You are right re a lot of recipe’s introduced to the US as Chinese cuisine served I n restaurant and fast food chains are to me, sickening sweet. It was invented for American palate.
I am fortunate enough to have bought a bag of Sichuan peppercorn that I often toast slightly before placing them in the burr grinder ( originally, for coffee but now, dedicated to grinding peppers) Often, I forget to toast them, so I just grind them. I did not notice any particular difference but alas, my son does not like the numbing sensation so I seldom use them.
Back home in the Philippines where I was born and grew up, we add this Szechuan peppercorn to very fine salt ( which was rare there then as our table salt was coarse sea salt ) , dip our fried squabs after spritzing it with lemon, another imported delicacy as there are no. lemons ( they substitute calamansi, similar to key lime) in the Philippines. This is often one of the courses in Fujian party called 'LAURIAT", celebration typically for wedding, engagement, birthday etc. Tradition is that no one is allowed around the table to touch the squab until the eldest around the table dips his chopstick into one of the squabs. We eat it , head and all. Mmmmm I can still taste the aroma.
One of the course is also Sea cucumber. I never liked that. The other course I fondly remember is abalone cooked with large chinese mushroom and baby bok choy.
When I first arrived in the US, I found those Mexican canned abalone to be over $100, usually in locked cabinets at the Chinese stores. I had only used it once here when an uncle came to visit. Later, I found some very reasonable canned abalone available from the Asian store for around $10.99. They are also from Mexico, in those pinkish orange label almost similar to the overpriced abalones .They are just as tasty , soft, the only difference would be the size. I buy them, slice abalone into thin quarter inch or so, save the juice ( one of the best part), reconstitute and saute my mushroom adding ginger, garlic etc and soy sauce as well as a bit of cider vinegar, add the bok choy, correct the seasoning, then a very small amount of chicken broth perhaps, half a cup or so, a bit of cornstarch or I use exclusively sweet potato starch to thicken very slightly, then when the starch is cooked, add my abalone and the broth, add sesame oil. I still serve them to myself or my chinese relatives as son does not eat mushroom on Christmas and or new Year. If you like authentic chinese food not served at restaurants, this is one fo them. Just remember not to add the very soft abalone and the juice until the last minute or it gets tough.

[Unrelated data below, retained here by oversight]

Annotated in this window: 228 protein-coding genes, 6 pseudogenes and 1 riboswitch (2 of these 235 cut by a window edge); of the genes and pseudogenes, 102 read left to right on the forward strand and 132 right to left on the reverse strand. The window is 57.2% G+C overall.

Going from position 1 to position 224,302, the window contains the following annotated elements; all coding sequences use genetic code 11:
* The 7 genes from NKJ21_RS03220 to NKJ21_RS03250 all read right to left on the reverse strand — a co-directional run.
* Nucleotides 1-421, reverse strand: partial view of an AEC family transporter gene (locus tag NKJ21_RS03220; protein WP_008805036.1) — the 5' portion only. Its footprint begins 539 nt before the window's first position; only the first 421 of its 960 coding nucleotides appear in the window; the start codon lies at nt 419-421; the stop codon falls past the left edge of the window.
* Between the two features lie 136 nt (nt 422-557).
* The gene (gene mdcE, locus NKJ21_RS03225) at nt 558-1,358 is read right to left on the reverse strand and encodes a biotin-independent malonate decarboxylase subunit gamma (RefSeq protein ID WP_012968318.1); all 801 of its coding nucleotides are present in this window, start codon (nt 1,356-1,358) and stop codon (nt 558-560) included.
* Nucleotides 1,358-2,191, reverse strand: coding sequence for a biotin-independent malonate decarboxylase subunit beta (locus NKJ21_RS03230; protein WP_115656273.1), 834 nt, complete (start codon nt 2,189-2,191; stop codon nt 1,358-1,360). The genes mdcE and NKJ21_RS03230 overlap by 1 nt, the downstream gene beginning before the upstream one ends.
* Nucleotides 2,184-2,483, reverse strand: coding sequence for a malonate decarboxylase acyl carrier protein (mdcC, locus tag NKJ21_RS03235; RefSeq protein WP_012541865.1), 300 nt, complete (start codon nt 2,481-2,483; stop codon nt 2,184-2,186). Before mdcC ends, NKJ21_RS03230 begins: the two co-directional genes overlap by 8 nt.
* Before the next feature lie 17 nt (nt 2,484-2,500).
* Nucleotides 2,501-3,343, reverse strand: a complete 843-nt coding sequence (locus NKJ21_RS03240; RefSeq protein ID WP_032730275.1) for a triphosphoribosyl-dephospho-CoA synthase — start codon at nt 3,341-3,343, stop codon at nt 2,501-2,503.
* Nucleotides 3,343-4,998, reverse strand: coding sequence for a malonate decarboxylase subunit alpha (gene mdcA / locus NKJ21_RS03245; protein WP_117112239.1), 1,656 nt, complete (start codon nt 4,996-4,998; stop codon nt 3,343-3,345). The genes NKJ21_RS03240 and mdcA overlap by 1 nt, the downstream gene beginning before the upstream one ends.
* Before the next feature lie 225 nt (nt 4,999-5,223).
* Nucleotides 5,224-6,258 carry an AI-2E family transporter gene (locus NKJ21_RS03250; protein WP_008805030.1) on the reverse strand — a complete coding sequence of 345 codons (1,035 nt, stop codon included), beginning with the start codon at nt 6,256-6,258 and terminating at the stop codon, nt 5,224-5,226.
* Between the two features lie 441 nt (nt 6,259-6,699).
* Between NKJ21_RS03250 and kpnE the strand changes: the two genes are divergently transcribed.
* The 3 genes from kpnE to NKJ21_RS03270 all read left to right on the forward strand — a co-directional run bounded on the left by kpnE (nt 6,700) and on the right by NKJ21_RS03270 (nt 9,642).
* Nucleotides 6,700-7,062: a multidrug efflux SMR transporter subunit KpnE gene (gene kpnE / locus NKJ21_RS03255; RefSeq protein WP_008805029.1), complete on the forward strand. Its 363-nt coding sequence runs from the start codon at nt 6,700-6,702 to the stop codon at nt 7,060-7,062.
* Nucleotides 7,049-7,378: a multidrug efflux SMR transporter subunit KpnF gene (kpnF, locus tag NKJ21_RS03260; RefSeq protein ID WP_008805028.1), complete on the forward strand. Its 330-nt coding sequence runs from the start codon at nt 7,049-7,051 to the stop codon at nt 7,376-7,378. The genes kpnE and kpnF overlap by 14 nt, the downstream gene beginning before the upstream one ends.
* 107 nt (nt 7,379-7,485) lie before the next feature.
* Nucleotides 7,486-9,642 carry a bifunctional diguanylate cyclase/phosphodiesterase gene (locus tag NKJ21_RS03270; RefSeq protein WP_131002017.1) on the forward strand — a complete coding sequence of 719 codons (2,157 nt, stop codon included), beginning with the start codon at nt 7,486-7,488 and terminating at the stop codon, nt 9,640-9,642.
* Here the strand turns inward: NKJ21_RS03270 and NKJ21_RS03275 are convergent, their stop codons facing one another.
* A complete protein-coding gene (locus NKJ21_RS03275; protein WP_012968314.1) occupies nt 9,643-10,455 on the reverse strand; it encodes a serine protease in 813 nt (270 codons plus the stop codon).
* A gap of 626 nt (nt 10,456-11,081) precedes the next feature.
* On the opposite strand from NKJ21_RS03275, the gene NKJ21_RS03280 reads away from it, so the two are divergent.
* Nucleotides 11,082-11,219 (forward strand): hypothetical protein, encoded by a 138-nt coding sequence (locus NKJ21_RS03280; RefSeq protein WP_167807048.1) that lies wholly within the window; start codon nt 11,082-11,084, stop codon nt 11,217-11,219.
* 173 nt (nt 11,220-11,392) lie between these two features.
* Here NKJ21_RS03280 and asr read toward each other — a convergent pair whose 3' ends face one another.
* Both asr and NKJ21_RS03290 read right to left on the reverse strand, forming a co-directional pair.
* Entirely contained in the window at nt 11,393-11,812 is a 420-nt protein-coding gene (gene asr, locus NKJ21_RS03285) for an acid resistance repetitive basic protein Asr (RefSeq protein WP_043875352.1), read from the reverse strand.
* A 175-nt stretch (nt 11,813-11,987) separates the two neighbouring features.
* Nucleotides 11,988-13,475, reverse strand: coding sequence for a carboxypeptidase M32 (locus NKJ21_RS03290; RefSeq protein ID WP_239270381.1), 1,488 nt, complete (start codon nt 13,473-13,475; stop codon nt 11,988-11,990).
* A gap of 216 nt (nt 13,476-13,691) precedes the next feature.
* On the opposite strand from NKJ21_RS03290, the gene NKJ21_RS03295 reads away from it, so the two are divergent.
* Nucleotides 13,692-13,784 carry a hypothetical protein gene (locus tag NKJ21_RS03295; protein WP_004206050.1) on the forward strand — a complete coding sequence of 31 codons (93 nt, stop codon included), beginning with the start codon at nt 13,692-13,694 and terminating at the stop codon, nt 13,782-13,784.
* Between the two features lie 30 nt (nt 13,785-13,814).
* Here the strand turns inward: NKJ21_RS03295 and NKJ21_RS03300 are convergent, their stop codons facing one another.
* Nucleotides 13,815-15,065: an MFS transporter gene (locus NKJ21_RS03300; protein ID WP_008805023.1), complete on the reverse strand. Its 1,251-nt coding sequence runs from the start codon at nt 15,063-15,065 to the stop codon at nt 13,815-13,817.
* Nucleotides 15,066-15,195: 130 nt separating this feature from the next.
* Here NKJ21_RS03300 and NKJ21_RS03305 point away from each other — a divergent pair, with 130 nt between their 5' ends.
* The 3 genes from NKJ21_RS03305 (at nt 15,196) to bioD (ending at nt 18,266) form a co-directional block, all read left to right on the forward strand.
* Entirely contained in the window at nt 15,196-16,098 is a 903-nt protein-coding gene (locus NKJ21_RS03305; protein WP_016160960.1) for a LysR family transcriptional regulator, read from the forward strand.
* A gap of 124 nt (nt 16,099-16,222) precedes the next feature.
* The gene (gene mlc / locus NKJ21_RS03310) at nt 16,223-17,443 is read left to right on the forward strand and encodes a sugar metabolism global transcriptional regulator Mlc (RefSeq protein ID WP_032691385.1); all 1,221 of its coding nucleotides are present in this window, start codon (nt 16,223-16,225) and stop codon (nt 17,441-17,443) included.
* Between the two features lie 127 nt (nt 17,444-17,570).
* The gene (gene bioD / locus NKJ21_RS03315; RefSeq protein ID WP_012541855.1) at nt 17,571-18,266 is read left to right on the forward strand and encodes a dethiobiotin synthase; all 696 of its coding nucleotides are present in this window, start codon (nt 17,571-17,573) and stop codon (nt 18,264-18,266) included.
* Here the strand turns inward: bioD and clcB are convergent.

I remember being in Carmel a few times, wanting to eat abalone . Well, they serve that there but my husband would always be disappointed and would say to the waiter" Tell the chef to try my wife’s recipe for abalone. This is tough, and tasteless"
Interesting about that book, wander if there is a recipe for pig or calves brain, deep fried after rolling in some kind of starch, perhaps sweet potato flour, served piping hot with powdered sugar. This is often dessert including almond float and lychee which I am serving today when my son and his guests arrives from their weekend outing. However, I just realized one of the guests is vegan, and may not eat it as gelatin is from pig’s or cow’s protein.